Vermicular: Made-in-Japan Craftsmanship that Spans Generations

Vermicular Rice Pot induction cooker (Photos credit: Vermicular)
Vermicular Rice Pot induction cooker (Photos credit: Vermicular)

Vermicular: Made-in-Japan Craftsmanship that Spans Generations

by Sarah B. Hodge
Stripes Japan

Searching for a durable, gorgeous piece of cookware that will last for years? Look no further than made-in-Japan Vermicular.

Brothers Kuni and Tomo Hijikata grew up with the employees of their family’s cast iron foundry, Aichi Dobby, founded in 1936. Known for its technical expertise, the once-prosperous foundry was deep in debt by the mid-2000s. As heirs to the family business, the Hijikata brothers left their corporate jobs and returned to their grandfather’s foundry in Nagoya. They needed to find a way to transition from manufacturing industrial components to a product that would be the best of its kind.

Kuni (left) and Tomo (right) Hijikata

Tomo stumbled upon the superior cooking properties of cast iron pots, and after testing several, the brothers came up with the goal of creating an enameled cast iron pot with a precision seal. Both brothers apprenticed on the foundry floor, Kuni in casting and Tomo in machining. Apprenticing earned the brothers the respect of their workers and resolved differences between the casting and machining sections. The development process stretched to three years and included overcoming several technical challenges, but after 10,000 iterations, the Vermicular oven pot (which takes its name from its proprietary blend of vermicular graphite iron) was born in 2010.

The fledgling brand received widespread media attention in Japan and the brothers won the hearts of the Japanese public with their heartwarming success story. Over the last decade, the company has gone from 15 employees to over 250 and has expanded into additional markets in Asia and United States.

Inspired by the ethos of washoku, Vermicular’s oven pots feature self-basting lids, ridged bases, double handles and triple thermal technology. Their precision seal distills the essence of ingredients’ natural flavors, textures, and aromas without the need to add extra liquid. Vermicular’s signature oven pot has remained unchanged for a decade; CEO Tomo believes that releasing products on an annual basis becomes an end in itself rather than a means to develop better products.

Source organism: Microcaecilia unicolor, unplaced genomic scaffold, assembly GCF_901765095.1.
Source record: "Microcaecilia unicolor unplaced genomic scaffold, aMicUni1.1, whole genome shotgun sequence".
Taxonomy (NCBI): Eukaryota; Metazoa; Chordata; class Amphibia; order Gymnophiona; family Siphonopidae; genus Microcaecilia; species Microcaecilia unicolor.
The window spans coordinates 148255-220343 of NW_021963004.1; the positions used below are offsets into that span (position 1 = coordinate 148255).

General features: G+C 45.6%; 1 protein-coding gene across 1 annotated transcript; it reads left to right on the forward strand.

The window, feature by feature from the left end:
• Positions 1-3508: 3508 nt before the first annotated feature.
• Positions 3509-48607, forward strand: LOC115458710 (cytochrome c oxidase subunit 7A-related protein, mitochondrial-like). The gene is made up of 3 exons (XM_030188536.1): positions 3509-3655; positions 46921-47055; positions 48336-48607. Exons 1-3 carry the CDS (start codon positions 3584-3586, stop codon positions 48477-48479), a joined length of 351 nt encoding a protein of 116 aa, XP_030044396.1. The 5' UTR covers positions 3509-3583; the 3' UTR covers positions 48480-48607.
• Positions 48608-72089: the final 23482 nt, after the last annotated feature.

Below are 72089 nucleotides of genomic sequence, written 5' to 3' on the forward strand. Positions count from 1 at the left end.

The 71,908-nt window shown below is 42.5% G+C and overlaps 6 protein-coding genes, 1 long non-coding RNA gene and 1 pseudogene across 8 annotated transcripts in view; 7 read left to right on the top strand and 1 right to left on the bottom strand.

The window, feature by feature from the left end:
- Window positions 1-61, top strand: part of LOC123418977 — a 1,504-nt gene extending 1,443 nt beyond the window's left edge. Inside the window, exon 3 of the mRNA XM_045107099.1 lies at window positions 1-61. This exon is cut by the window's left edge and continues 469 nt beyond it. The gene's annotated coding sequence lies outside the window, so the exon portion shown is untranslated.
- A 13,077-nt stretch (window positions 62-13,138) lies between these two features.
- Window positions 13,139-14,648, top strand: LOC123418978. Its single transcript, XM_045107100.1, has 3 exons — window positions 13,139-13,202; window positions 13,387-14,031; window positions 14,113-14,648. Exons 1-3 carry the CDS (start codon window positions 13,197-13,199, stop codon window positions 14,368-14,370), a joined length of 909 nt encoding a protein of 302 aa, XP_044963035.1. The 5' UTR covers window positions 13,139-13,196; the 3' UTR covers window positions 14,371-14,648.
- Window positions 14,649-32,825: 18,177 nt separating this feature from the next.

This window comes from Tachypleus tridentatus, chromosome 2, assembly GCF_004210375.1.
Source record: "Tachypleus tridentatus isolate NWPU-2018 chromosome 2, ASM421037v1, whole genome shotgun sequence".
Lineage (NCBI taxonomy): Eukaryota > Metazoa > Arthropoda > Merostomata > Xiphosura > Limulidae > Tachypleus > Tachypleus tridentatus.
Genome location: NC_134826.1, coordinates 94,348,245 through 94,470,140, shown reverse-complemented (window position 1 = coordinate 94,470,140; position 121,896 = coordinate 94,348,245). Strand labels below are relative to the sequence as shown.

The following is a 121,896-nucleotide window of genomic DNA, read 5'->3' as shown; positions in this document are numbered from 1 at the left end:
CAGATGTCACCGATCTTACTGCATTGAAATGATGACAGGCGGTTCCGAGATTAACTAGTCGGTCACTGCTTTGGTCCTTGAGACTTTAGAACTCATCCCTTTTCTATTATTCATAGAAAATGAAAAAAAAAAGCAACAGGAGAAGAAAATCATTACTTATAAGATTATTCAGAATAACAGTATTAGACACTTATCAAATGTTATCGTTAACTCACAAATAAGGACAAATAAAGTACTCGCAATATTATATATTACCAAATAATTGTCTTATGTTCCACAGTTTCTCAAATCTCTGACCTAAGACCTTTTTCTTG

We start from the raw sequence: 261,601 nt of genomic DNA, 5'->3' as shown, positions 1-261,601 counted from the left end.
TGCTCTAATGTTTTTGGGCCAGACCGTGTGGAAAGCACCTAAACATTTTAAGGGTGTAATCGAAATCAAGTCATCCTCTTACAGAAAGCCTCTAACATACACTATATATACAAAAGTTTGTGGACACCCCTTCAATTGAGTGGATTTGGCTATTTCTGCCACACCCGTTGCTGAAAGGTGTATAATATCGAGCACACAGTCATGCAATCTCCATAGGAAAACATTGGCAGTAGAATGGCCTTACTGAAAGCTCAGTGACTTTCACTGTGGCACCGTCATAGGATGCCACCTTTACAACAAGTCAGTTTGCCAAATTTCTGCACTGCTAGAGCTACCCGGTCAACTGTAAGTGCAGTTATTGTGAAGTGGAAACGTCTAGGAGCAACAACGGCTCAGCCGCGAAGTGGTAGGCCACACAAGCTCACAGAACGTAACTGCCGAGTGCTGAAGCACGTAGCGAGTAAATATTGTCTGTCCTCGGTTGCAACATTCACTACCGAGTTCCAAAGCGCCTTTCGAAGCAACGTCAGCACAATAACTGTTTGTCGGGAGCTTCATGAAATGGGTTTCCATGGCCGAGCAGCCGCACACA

Vermicular’s innovative cast iron induction cooker, marketed as the Rice Pot in Japan and the Musui-Kamado overseas, features four temperature settings from lower-temp braising, sous vide, and steam baking to high-temp searing. Optional accessories like magnetic wood trivets and pot holders effortlessly take cookware from kitchen to table. Vermicular also makes a lightweight cast iron frying pan and just launched an oven-safe skillet in Japan that will be released in the US this fall.

I put Vermicular’s oven pot through its paces making Braised Herb Chicken with Shio Koji and Vermicular’s recipe for pull-apart bread and loved the easy cleanup, heat retention and gorgeous color… plus, the unique double handles on base and lid felt super-secure when carrying from oven to table. A beautifully-produced English-language cookbook (available separately) features dozens of Japanese and international recipes that make the most of the Musui-Kamado and Oven Pot’s cooking abilities.

You’ll find Vermicular displays in department stores, Vermicular’s flagship stores in Nagoya and Daikanyama, and online at and (no FPO shipping available). Happy cooking!

RECIPE: Braised Herb Chicken with Shio Koji
Credit: Namiko Hirasawa Chen / Just One Cookbook


  • 1 lb bone-in, skin-on chicken thighs (roughly 4 pieces)
  • 2 Tbsp shio koji
  • 2 cloves garlic (minced/crushed)
  • 1 Tbsp all-purpose flour (plain flour)
  • 1 tsp paprika
  • ½ tsp dried rosemary (or 1 Tbsp fresh rosemary)
  • ½ tsp dried oregano (or 1 Tbsp fresh oregano)
  • 1 Tbsp extra-virgin olive oil
  • 1 carrot (cut into 5 cm thick slices)
  • ½ large onion (cut into 4 wedges)
  • 1 cup chicken stock/Broth (homemade or store bought)
  • ¼ cup dry white wine
  • 1 lb red potatoes (small)


  1. Put the chicken, shio koji, and garlic in a large plastic bag and massage ingredients together. Marinate in the bag for 30 minutes up to 2-3 hours. You can also experiment with different herbs.
  2. Add flour, paprika and herbs to the bag and shake to coat.
  3. Heat oil in a Dutch oven over medium heat. Place chicken (skin side down) and remaining marinade into the Dutch oven.
  4. Cook 3 minutes on each side or until lightly brown.
  5. Add carrot and onion and cook for 2-3 minutes, stirring constantly.
  6. Add broth, wine, and potatoes and bring to a boil.
  7. Reduce heat and simmer covered for 40 minutes or until chicken is done and vegetables are tender.

Braised Herb Chicken, photo credit: Just One Cookbook

To store:
You can keep the leftovers in an airtight container and store in the refrigerator for 3 days or in the freezer for a month.

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